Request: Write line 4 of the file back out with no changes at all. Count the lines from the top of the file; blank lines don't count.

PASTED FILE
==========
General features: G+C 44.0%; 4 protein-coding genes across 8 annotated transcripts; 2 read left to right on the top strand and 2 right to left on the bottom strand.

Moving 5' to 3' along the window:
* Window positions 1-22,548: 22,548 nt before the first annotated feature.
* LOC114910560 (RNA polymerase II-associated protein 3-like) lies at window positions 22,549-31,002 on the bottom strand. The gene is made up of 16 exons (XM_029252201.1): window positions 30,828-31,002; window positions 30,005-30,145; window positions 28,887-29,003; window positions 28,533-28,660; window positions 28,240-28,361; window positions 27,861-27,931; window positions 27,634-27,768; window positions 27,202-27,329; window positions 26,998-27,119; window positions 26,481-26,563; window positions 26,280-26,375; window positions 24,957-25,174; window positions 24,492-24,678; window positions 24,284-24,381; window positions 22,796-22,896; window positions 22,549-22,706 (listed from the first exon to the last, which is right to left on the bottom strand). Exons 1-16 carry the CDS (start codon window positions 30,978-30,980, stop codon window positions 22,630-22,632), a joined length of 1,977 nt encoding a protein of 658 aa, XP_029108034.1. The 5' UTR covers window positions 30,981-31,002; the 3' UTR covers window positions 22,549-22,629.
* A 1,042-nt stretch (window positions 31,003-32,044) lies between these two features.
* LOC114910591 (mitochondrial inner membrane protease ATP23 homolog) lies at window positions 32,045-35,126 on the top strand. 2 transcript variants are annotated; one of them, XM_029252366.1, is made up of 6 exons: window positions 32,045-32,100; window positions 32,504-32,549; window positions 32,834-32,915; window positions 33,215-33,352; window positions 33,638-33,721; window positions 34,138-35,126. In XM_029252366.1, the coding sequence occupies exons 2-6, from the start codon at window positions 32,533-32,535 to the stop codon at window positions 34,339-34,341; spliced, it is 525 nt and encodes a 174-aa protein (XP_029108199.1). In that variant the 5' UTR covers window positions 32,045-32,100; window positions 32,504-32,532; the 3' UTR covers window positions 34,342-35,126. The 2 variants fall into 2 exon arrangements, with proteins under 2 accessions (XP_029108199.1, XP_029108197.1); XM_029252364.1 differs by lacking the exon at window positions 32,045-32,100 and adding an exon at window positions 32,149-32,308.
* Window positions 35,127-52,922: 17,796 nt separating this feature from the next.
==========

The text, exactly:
* LOC114910560 (RNA polymerase II-associated protein 3-like) lies at window positions 22,549-31,002 on the bottom strand. The gene is made up of 16 exons (XM_029252201.1): window positions 30,828-31,002; window positions 30,005-30,145; window positions 28,887-29,003; window positions 28,533-28,660; window positions 28,240-28,361; window positions 27,861-27,931; window positions 27,634-27,768; window positions 27,202-27,329; window positions 26,998-27,119; window positions 26,481-26,563; window positions 26,280-26,375; window positions 24,957-25,174; window positions 24,492-24,678; window positions 24,284-24,381; window positions 22,796-22,896; window positions 22,549-22,706 (listed from the first exon to the last, which is right to left on the bottom strand). Exons 1-16 carry the CDS (start codon window positions 30,978-30,980, stop codon window positions 22,630-22,632), a joined length of 1,977 nt encoding a protein of 658 aa, XP_029108034.1. The 5' UTR covers window positions 30,981-31,002; the 3' UTR covers window positions 22,549-22,629.